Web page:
This scale includes 29 items, 25 of these are from the anxiety and depression scales of the 25 item Hopkins Symptoms Checklist (HSCL-25), including ten anxiety symptom items and 15 depression symptom items [18]. To ensure that data was captured related to local expressions of distress associated with violence and displacement, a series of focus groups were conducted with the Rohingya population to investigate potential local expressions of distress. Based on feedback from these focus groups, an additional four items were developed by investigators: “bodily pain from distress/tension,” “feeling humiliated/subhuman,” “feeling disrespected,” and “feeling helpless.” The bodily pain item was included in the anxiety scale, but the remainder of the investigator-created items were examined individually. One item regarding suicidal ideation, “thoughts of ending life,” was removed from analysis due to apparent interviewer effects.Footnote 4 Response options for all items ranged from 1 (not at all) to 4 (extremely). Cronbach’s ⍺ indicated good internal consistency for both depression (.92) and emotional distress (.96) scales. An emotional distress symptom score was calculated by averaging depression and anxiety items.

Functioning

This investigator-developed scale includes a total of five items. Four items focus on difficulties in daily functioning in the previous two weeks, and one item focuses on respondent perception of the reason for the difficulties (“physical health,” “mental health,” “current living situation,” or “other” with an option to explain; more than one response option could be selected). Four items were created following focus group feedback about typical daily tasks. Two of these items are typically gender specific, so separate examples were created for men and women. Response options for all items ranged from 1 (not at all) to 4 (extremely).

Analysis

Footnote 5 Data analysis was conducted using IBM SPSS software. Mean imputation was used to address missing data, in order to retain power and avoid potential bias that can occur with list-wise deletion of data [22]. Mean imputation was used on relatively few items, on average less than one item per survey (0.65). In cases where large amounts of data were missing (an entire scale, or several items on a scale), no mean imputation was used, instead the entire scale in question was excluded from analysis. Analysis of the data was conducted both with and without mean imputation. Mean imputation did not change the direction of any of the primary findings, A few extreme outliers (more than 3.0 standard deviations from the mean) were Winsorized to the nearest score within 3.0 SD above/below the mean [23]. These adjustments did not change the pattern of any of the primary findings, so results are reported with outliers modified.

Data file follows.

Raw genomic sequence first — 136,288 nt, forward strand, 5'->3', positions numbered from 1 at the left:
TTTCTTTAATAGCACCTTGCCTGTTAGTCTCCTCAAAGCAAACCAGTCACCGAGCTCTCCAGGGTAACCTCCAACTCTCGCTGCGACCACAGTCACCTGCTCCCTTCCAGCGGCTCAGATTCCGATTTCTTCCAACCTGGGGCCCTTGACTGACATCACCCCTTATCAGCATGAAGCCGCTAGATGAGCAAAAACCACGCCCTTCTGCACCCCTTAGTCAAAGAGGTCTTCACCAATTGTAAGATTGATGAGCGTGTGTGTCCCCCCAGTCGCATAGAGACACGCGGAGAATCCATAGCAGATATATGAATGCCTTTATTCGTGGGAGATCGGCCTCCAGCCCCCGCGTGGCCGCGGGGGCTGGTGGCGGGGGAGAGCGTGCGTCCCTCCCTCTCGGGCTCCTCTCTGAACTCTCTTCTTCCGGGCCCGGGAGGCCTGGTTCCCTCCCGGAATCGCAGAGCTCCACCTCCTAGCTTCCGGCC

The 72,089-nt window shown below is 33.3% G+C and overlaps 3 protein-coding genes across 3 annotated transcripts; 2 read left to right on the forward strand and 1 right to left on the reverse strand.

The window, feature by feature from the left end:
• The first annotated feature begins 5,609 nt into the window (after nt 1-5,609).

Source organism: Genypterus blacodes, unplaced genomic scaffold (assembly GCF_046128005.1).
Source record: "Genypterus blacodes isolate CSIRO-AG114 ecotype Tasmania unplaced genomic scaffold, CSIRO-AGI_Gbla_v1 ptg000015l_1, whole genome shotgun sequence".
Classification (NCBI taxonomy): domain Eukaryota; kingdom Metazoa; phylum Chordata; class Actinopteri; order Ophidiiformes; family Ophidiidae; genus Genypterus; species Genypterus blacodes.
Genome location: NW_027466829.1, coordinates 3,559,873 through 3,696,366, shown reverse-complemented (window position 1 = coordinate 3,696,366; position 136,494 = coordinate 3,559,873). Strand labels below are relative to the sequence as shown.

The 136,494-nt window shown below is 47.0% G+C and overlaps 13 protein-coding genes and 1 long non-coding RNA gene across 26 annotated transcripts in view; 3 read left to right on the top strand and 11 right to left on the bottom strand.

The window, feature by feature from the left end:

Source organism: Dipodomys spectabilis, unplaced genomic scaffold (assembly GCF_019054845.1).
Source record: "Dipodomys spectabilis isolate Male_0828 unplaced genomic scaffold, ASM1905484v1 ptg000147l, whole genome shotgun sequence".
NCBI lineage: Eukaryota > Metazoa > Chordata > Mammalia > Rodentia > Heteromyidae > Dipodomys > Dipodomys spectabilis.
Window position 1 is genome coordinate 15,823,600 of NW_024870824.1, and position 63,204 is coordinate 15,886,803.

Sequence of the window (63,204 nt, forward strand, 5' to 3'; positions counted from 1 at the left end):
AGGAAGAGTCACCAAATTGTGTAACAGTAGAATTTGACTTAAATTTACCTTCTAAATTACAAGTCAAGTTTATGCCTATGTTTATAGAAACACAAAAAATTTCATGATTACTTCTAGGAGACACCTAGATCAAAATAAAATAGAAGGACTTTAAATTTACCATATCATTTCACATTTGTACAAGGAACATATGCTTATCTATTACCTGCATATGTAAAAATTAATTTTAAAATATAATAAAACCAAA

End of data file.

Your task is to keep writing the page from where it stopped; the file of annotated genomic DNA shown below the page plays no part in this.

For open-ended qualitative survey responses two coders worked with the data. Two rounds of reviews of responses were conducted, resulting in a set of standardized categories. Qualitative responses were then sorted into these categories by the two coders and analyzed. Responses that were unclear or unintelligible were categorized as unspecified “other.” Following the completion of the coding, thematic categories were analyzed for frequency.

Specific regression models were investigated based on theoretical frameworks linked to previous research with Rohingya, in addition to focus group discussions and key informant interviews, and taking into account initial correlations between variables of interest. Models examined predictors of mental health outcomes, and functioning. In determining the most parsimonious set of final ‘predictor’ variables in each model, typically only those with a beta greater than .1 were included. The exception to this was for some variables that have a strong theoretical basis for inclusion (e.g., trauma history and PTSD symptoms).

Results

The results presented describe systematic human rights violations, traumatic events, daily stressors, mental health symptoms, and functional impairment, and examine the associations between these factors.

Demographics

Of the total households selected for inclusion, 168 (34%) were either not home or did not have an eligible respondent to complete the survey (often due to being a minor headed household, or because eligible respondents were not at home). In addition, 13 eligible respondents declined to participate in the survey. The final sample of 495 participants included 264 women (53%) and 231 men (47%), which closely matches the camp population gender breakdown of 56% women and 44% men. For more demographic data, see Additional File 1.